“He was late for a workout once, so I made him chug a half gallon of milk and then jump on the treadmill.” Martinez said.

Bateman didn’t make it far that day.

However, the incident didn’t slow the quarterback down. While Martinez’s goal every workout was to break the quarterback and take him to his limit, he admits reaching that level was challenging with Bateman.

“I’ve dealt with a lot of athletes during my six years playing college football and outside as well,” Martinez said. “Cooper is one of the hardest working guys I’ve ever met. He’s just got tenacity, he doesn’t give up. There is no quit in him.”

Changes and challenges

Bateman needed that drive to make it through a challenging high school career. Surrounded by change, the quarterback played under three different coaches during his time at Cottonwood.

Perhaps the biggest blow came after his junior season, when Cate was forced to step away from the program after a Utah rule was enacted disallowing donors who give more than $499 over the course of a year from coaching. Cate, a millionaire, has freely admitted to giving millions to the Cottonwood program.

Cottonwood finished 3-8 during Bateman’s senior year. The poor season was coupled with a run-based offense that often times didn’t allow the quarterback to play to his full potential.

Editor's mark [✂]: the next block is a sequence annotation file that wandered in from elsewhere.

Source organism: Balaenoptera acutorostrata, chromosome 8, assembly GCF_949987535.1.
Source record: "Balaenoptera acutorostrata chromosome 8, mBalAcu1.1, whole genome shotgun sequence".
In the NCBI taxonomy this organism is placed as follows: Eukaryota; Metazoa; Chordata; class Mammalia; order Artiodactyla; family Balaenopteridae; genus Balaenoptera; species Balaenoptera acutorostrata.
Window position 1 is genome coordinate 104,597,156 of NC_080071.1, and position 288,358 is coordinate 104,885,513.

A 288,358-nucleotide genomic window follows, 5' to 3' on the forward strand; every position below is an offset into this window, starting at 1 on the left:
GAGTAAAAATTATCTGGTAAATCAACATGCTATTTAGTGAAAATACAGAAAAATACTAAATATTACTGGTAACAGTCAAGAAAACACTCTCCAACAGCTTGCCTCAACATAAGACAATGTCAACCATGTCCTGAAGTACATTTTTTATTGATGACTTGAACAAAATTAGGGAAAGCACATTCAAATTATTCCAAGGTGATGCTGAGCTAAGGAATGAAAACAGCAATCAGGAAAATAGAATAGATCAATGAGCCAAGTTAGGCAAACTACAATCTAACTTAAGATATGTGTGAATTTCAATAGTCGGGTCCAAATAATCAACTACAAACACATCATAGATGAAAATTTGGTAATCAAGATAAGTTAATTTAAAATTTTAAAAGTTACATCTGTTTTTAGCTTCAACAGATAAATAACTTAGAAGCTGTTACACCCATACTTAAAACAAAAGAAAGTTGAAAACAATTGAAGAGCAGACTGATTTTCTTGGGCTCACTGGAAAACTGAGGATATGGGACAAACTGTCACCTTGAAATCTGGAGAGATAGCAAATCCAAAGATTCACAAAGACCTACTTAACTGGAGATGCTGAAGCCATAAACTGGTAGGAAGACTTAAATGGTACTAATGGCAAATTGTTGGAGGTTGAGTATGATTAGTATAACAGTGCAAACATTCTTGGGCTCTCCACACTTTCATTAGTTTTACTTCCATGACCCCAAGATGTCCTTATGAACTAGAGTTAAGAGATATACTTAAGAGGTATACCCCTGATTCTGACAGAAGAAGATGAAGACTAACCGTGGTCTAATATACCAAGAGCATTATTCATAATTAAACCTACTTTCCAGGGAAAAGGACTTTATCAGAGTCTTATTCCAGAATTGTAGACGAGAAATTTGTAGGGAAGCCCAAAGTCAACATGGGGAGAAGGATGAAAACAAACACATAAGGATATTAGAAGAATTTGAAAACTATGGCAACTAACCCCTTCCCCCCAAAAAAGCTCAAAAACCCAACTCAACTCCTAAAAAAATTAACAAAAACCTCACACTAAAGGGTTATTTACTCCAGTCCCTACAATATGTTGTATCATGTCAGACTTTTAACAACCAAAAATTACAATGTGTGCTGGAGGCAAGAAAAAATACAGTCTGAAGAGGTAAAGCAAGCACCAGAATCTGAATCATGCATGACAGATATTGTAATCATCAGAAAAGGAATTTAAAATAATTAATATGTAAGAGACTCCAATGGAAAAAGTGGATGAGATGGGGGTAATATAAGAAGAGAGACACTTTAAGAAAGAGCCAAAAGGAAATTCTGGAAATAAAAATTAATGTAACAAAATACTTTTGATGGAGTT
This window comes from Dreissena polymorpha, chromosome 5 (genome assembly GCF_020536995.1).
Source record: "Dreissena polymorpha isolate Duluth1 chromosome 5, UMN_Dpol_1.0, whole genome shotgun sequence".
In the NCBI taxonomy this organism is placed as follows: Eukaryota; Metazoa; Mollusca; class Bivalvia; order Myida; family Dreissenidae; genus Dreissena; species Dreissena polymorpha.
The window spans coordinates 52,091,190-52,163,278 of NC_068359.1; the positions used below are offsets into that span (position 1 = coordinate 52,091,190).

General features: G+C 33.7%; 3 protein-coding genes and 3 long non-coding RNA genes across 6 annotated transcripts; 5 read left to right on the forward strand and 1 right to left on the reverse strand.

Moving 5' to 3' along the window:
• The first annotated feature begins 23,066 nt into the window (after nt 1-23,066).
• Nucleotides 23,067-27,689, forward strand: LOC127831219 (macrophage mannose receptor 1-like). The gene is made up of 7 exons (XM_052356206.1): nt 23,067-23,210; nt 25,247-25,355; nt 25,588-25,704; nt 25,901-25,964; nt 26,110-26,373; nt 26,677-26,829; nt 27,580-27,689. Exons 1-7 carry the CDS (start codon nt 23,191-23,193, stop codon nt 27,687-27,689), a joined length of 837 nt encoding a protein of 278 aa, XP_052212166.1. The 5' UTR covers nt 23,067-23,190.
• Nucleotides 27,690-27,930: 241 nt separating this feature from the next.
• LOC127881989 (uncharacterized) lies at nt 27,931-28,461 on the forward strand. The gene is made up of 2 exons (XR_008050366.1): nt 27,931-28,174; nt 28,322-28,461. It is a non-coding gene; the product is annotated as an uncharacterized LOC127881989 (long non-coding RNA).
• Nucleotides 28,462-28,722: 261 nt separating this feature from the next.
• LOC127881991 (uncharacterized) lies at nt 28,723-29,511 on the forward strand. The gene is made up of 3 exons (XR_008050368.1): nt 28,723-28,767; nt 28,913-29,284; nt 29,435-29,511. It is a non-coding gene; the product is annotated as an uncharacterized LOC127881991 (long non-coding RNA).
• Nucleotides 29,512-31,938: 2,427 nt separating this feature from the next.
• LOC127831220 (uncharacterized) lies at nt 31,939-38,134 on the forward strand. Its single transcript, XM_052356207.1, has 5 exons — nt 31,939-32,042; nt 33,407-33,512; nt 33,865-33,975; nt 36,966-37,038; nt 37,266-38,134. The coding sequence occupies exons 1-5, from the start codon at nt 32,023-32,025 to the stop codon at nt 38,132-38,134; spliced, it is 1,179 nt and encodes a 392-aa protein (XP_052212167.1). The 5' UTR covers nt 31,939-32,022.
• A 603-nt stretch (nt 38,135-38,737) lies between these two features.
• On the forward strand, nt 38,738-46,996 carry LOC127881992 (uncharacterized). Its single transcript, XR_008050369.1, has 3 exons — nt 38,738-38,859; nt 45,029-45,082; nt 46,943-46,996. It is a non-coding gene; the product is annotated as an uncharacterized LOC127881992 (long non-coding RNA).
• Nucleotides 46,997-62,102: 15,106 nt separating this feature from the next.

“He never complained,” Martinez said. “There is nothing that can really take him off his route. He had Scott’s offense, pro-style — he knew what he was doing. He got into a completely different offense where they were running the ball. They had the No. 1 kid in Utah, and they had a head coach come in and say, ‘Let’s run the ball and not utilize Cooper.’

“But Cooper just stuck with the plan. He was like, ‘This is what Coach needs me to do,’ He just put his head down and did it, without blinking.”

The new offense wasn’t ideal for Bateman’s recruitment, but it didn’t stop him either. According to Cate, Bateman received more than 60 offers from all around the country. He was rated as a four-star recruit by 247Sports and was tabbed the No. 80 player in the nation and the fourth best pro-style quarterback.

Road less traveled

An April visit to Tuscaloosa during his junior year sealed the deal.

During an interview with The Salt Lake Tribune in 2012, shortly after he committed to Alabama, Bateman described driving into what he felt like a “home away from home,” during his visit to the University.

Ask any of his former coaches, and they’ll tell you it was a sit-down meeting with Alabama head coach Nick Saban that ultimately swayed the quarterback to make the 1,800-mile move away from home.

“It just seemed like after he went to Alabama, he was just different,” Trujillo said. “It was almost like after he met Saban and saw the culture of all that success and that work ethic and everything that comes with that, there was just something different about him. You could tell that something he had dreamed about.”

The pick came as somewhat of a surprise to some. At the time, Alabama already had quarterbacks AJ McCarron, Blake Sims and Alec Morris on its roster. The Tide also brought in three-star quarterback Parker McLeod and was taking walk-on Luke Del Rio, another three-star quarterback, in its 2013 class to join Bateman.